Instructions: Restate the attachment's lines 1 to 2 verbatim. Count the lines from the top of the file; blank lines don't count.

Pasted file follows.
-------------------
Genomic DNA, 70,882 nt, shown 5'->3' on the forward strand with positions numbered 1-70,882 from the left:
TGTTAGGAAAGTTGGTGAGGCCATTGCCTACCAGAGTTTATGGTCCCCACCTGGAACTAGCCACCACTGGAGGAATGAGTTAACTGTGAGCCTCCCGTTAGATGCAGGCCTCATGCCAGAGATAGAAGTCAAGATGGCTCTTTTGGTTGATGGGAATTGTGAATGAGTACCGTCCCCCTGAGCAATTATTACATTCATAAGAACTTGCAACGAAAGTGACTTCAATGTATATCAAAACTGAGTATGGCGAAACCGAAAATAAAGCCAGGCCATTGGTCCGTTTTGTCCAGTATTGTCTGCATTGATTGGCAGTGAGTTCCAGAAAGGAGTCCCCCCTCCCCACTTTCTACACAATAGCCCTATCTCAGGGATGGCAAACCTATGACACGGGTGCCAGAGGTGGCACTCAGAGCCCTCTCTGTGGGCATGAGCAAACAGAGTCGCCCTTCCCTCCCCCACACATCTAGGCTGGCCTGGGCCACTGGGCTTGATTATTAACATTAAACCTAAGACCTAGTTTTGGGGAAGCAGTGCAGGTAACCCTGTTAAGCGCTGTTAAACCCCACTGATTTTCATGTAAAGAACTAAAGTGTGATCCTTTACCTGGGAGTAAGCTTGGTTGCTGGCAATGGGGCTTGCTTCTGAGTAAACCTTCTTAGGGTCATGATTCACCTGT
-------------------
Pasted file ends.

Genomic DNA, 70,882 nt, shown 5'->3' on the forward strand with positions numbered 1-70,882 from the left:
TGTTAGGAAAGTTGGTGAGGCCATTGCCTACCAGAGTTTATGGTCCCCACCTGGAACTAGCCACCACTGGAGGAATGAGTTAACTGTGAGCCTCCCGTTAGATGCAGGCCTCATGCCAGAGATAGAAGTCAAGATGGCTCTTTTGGTTGATGGGAATTGTGAATGAGTACCGTCCCCCTGAGCAATTATTACATTCATAAGAACTTGCAACGAAAGTGACTTCAATGTATATCAAAACTGAGTATGGCGAAACCGAAAATAAAGCCAGGCCATTGGTCCGTTTTGTCCAGTATTGTCTGCATTGATTGGCAGTGAGTTCCAGAAAGGAGTCCCCCCTCCCCACTTTCTACACAATAGCCCTATCTCAGGGATGGCAAACCTATGACACGGGTGCCAGAGGTGGCACTCAGAGCCCTCTCTGTGGGCATGAGCAAACAGAGTCGCCCTTCCCTCCCCCACACATCTAGGCTGGCCTGGGCCACTGGGCTTGATTATTAACATTAAACCTAAGACCTAGTTTTGGGGAAGCAGTGCAGGTAACCCTGTTAAGCGCTGTTAAACCCCACTGATTTTCATGTAAAGAACTAAAGTGTGATCCTTTACCTGGGAGTAAGCTTGGTTGCTGGCAATGGGGCTTGCTTCTGAGTAAACCTTCTTAGGGTCATGATTCACCTGT